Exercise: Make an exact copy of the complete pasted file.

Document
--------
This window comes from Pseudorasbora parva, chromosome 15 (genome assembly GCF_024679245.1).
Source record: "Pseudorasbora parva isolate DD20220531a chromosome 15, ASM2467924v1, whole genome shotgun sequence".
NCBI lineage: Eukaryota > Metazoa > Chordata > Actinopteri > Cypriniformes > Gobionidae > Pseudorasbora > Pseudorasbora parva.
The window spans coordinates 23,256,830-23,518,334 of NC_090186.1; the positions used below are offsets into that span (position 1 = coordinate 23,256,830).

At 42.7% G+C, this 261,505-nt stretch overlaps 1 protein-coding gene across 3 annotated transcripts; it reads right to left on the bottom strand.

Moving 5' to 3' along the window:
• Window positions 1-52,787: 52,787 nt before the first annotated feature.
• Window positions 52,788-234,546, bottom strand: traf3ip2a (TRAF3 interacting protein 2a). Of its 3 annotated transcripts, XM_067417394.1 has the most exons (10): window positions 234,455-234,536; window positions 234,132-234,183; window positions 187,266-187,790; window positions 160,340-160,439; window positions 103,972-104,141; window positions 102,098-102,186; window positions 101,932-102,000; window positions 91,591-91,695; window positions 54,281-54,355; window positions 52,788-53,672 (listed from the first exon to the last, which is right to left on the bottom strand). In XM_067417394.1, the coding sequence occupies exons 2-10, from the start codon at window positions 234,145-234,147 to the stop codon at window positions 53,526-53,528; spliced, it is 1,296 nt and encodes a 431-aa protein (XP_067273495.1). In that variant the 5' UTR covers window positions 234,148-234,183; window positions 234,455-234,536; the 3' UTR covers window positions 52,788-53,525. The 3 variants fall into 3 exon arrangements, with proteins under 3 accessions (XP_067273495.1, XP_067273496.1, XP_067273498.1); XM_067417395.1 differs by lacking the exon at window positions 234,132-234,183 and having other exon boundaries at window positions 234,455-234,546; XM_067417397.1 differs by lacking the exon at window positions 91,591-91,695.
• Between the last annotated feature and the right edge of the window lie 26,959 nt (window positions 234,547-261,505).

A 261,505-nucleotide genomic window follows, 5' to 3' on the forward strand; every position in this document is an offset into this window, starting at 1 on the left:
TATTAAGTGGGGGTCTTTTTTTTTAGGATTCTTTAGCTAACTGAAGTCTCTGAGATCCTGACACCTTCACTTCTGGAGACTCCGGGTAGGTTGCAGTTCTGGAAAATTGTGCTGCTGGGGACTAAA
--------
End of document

This window comes from Pseudorasbora parva, chromosome 15 (genome assembly GCF_024679245.1).
Source record: "Pseudorasbora parva isolate DD20220531a chromosome 15, ASM2467924v1, whole genome shotgun sequence".
NCBI lineage: Eukaryota > Metazoa > Chordata > Actinopteri > Cypriniformes > Gobionidae > Pseudorasbora > Pseudorasbora parva.
The window spans coordinates 23,256,830-23,518,334 of NC_090186.1; the positions used below are offsets into that span (position 1 = coordinate 23,256,830).

At 42.7% G+C, this 261,505-nt stretch overlaps 1 protein-coding gene across 3 annotated transcripts; it reads right to left on the bottom strand.

Moving 5' to 3' along the window:
• Window positions 1-52,787: 52,787 nt before the first annotated feature.
• Window positions 52,788-234,546, bottom strand: traf3ip2a (TRAF3 interacting protein 2a). Of its 3 annotated transcripts, XM_067417394.1 has the most exons (10): window positions 234,455-234,536; window positions 234,132-234,183; window positions 187,266-187,790; window positions 160,340-160,439; window positions 103,972-104,141; window positions 102,098-102,186; window positions 101,932-102,000; window positions 91,591-91,695; window positions 54,281-54,355; window positions 52,788-53,672 (listed from the first exon to the last, which is right to left on the bottom strand). In XM_067417394.1, the coding sequence occupies exons 2-10, from the start codon at window positions 234,145-234,147 to the stop codon at window positions 53,526-53,528; spliced, it is 1,296 nt and encodes a 431-aa protein (XP_067273495.1). In that variant the 5' UTR covers window positions 234,148-234,183; window positions 234,455-234,536; the 3' UTR covers window positions 52,788-53,525. The 3 variants fall into 3 exon arrangements, with proteins under 3 accessions (XP_067273495.1, XP_067273496.1, XP_067273498.1); XM_067417395.1 differs by lacking the exon at window positions 234,132-234,183 and having other exon boundaries at window positions 234,455-234,546; XM_067417397.1 differs by lacking the exon at window positions 91,591-91,695.
• Between the last annotated feature and the right edge of the window lie 26,959 nt (window positions 234,547-261,505).

A 261,505-nucleotide genomic window follows, 5' to 3' on the forward strand; every position in this document is an offset into this window, starting at 1 on the left:
TATTAAGTGGGGGTCTTTTTTTTTAGGATTCTTTAGCTAACTGAAGTCTCTGAGATCCTGACACCTTCACTTCTGGAGACTCCGGGTAGGTTGCAGTTCTGGAAAATTGTGCTGCTGGGGACTAAA